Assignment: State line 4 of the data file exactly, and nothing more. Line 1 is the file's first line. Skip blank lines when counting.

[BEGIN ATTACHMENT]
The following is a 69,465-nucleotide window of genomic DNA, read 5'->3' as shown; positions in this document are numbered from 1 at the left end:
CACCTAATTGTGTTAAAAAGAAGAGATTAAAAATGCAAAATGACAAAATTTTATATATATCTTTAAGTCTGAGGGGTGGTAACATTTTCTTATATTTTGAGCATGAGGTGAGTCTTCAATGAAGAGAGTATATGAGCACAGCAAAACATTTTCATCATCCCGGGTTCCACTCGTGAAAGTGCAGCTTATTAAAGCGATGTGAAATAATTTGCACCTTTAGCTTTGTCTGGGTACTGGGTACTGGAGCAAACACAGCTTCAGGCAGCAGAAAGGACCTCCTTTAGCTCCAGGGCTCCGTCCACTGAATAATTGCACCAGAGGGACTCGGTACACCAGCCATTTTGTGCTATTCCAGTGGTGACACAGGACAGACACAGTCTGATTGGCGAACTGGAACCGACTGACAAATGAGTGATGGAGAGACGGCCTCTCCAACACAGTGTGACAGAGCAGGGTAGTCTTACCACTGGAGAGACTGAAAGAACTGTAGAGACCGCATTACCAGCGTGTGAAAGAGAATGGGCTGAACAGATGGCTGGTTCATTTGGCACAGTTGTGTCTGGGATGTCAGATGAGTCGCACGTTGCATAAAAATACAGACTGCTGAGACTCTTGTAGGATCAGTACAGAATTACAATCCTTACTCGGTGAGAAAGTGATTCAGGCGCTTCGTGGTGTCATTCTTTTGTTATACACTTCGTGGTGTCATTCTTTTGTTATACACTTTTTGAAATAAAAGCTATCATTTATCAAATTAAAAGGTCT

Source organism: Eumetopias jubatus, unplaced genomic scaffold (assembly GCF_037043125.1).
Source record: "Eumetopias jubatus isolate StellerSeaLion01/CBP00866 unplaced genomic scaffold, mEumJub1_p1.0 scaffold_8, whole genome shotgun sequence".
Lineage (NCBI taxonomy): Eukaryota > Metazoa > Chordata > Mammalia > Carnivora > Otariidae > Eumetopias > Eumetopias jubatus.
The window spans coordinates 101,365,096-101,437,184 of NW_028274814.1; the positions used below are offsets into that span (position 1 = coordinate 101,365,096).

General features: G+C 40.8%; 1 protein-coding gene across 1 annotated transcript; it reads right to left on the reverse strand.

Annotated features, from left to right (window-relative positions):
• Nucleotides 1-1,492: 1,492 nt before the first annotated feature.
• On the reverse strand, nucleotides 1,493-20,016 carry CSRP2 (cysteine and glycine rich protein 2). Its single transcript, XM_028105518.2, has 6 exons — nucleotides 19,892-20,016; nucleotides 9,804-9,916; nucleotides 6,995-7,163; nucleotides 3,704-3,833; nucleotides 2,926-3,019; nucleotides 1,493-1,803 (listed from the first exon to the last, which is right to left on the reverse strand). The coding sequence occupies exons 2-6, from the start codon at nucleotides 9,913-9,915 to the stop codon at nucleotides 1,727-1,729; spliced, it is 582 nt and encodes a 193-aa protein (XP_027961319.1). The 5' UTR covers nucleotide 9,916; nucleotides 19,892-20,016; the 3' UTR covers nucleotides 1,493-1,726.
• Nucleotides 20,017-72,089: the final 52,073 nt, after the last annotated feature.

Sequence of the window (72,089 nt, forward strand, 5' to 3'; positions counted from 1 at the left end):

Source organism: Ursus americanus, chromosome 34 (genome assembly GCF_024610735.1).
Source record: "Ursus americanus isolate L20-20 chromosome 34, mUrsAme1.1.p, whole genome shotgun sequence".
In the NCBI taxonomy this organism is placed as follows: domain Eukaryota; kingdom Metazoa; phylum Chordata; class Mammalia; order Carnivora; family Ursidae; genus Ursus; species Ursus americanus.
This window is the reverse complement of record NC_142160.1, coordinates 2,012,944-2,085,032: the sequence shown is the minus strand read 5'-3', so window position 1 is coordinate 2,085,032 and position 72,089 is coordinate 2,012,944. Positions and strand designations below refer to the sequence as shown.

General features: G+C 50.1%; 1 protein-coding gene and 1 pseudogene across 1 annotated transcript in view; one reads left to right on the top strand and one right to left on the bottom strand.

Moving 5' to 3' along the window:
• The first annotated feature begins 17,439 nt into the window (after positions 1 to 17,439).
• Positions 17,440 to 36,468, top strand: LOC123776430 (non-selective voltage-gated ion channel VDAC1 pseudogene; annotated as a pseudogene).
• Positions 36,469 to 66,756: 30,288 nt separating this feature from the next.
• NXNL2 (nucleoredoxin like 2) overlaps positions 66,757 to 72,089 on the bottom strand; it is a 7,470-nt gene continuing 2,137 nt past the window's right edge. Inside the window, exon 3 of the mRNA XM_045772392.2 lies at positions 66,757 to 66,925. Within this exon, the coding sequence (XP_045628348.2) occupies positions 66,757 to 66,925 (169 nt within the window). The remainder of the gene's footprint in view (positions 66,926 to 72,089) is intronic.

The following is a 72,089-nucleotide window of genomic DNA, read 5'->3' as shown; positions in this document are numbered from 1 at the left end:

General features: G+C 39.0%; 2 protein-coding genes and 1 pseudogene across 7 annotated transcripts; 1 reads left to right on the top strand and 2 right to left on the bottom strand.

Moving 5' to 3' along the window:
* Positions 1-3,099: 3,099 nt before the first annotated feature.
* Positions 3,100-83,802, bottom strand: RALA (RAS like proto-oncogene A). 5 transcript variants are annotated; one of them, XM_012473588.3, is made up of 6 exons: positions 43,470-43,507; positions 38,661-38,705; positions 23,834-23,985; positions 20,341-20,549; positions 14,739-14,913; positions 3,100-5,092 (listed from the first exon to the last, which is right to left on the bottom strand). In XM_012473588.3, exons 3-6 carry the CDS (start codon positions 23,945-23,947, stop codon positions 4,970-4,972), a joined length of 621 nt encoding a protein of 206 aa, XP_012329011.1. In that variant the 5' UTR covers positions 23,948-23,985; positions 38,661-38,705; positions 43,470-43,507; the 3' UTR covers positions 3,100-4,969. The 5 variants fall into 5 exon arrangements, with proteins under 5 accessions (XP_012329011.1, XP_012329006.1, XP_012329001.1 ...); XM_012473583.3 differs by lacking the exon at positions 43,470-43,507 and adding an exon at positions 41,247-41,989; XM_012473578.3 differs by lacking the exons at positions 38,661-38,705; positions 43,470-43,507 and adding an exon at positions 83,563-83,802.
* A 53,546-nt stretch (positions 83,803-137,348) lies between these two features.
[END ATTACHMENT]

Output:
Source record: "Eumetopias jubatus isolate StellerSeaLion01/CBP00866 unplaced genomic scaffold, mEumJub1_p1.0 scaffold_8, whole genome shotgun sequence".